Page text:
Manga Review: Tsubasa: Reservoir Chronicle Volume 16

Tsubasa: Reservoir Chronicle Volume 16 is a manga by CLAMP, and it was published in North America by Del Rey Manga in 2008. The series is rated “T” for teens 13 and up; from what I’ve read of the series so far, I would agree with this rating.

Tsubasa: Reservoir Chronicle Volume 16
Written by: CLAMP
Publisher: Kodansha
English Publisher: Del Rey Manga
Release Date: February 5, 2008

A young man named Syaoran is in love with Princess Sakura from the country of Clow. After Sakura loses her memories through an unexplained event, Syaoran goes on a journey to different worlds to try to find and regain Sakura’s lost memories. Unfortunately, as part of his journey, he mad to make a deal with the space-time witch Yuko in order to receive her help; Syaoran had to agree that Sakura would never regain her memories of the time she had spent with him. Syaoran is accompanied by Fai, Kurogane, and Mokona on his quest.

At the beginning of Volume 16, Mokona senses a feather in the basement, and Syaoran asks how to get down there. Sakura absorbs a feather as Kamui is about to attack the cocoon where she is. When this happens, Syaoran arrives to try to stop him, and he and Kamui start fighting. During the fight, a seal located in Syaoran’s right eye breaks as its revealed that he is a clone. The original Syaoran sealed a copy of his “heart” within the clone before being imprisoned years gao by Fei-Wang Reed.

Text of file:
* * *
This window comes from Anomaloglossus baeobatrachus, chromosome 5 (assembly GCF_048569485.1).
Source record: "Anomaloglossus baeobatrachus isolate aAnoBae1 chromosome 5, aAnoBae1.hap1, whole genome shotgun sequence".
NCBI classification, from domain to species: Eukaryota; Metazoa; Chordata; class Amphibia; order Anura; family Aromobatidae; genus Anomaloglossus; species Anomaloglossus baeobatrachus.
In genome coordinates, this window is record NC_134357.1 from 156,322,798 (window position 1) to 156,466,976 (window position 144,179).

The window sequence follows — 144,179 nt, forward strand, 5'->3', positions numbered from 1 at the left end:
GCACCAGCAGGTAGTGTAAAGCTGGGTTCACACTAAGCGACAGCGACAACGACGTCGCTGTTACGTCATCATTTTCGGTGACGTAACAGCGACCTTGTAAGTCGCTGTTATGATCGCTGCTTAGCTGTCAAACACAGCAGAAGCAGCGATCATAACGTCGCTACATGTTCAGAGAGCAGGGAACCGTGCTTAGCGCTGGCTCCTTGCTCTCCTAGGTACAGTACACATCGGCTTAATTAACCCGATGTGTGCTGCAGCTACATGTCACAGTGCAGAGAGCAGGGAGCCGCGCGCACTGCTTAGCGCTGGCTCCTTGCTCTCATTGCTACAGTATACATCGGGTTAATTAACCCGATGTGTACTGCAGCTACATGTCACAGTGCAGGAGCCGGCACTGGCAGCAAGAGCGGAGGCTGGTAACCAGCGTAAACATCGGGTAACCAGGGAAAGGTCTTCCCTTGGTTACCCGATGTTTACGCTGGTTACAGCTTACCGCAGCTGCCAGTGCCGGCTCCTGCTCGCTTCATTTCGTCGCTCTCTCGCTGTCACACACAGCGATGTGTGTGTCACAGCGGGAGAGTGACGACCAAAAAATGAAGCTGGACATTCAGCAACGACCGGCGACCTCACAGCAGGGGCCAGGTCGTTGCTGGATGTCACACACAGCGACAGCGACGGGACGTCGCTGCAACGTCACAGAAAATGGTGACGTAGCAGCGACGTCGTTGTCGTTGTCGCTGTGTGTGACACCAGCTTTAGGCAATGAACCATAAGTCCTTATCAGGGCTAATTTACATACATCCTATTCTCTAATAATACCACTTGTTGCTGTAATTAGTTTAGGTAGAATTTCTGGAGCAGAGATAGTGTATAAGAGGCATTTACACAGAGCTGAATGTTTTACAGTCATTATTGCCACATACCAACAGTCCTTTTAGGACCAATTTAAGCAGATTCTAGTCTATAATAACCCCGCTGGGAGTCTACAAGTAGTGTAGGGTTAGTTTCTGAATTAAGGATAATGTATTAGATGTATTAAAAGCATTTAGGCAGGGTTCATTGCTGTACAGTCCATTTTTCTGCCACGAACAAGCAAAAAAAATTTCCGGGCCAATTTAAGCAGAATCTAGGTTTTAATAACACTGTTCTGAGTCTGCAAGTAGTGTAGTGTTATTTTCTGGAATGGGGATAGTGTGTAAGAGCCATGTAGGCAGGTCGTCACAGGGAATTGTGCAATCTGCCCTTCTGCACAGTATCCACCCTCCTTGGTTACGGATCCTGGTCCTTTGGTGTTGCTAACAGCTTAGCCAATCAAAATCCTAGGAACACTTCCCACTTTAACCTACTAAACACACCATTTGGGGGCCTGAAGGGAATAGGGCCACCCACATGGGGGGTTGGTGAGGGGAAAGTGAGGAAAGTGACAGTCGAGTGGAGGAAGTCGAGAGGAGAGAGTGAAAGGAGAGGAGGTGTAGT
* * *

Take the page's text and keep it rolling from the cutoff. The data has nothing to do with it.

Fai arrives and tries to restore the clone’s heart, but the clone takes and eats Fai’s right eye in order to wield his magic. The clone continues attacking Fai and Kurogane until the real Syaoran appears in Tokyo as sent by Yuko. The original Syaoran tries to kill the clone, but ends up failing due to his hesitation. The clone takes another feather from the cocoon where Kamui’s brother, Subaru, is sleeping and gives the feather to Sakura. The clone then escapes through one of Fei-Wang’s portals.

Volume 16 has a lot of action going on and not much dialogue, so it ends up being a rather quick read. However, by the end of the volume, I found myself thinking, “What the heck…?!?” In my review of Volume 15, I said that the series was definitely moving to the next level; by the end of Volume 16, I would have to say it’s upped its weirdness factor rather than moving to the next level. Yes, the idea of two Syaorans had been hinted at for at least two volumes prior to this one, I still found what happened here with the clone to be really odd. Yes, this is a story about traveling to various alternate worlds, but earlier volumes felt fantastical rather than weird. Volume 16, however, just feels strange.

I also have to admit that I had a hard time following what exactly was going on the first time I read through this volume. I had to skim through it a second time to see what I didn’t pick up on during my first read-through. When I finished this volume, it started changing my opinion of the series, but not in a good way.

Sadly, I didn’t really get the payoff that I was hoping for in Volume 16. Instead, I was left feeling confused and frustrated. Sadly, I have a suspicion that this volume is setting the tone for the remainder of the series. If so, then that’s rather disappointing.

If you’ve read and like the previous 15 volumes of Tsubasa: Reservoir Chronicle, you may find yourself feeling a little disappointed after reading Volume 16.

I wrote this review after reading a copy of Tsubasa: Reservoir Chronicle Volume 16 that I checked out through the King County Library System.

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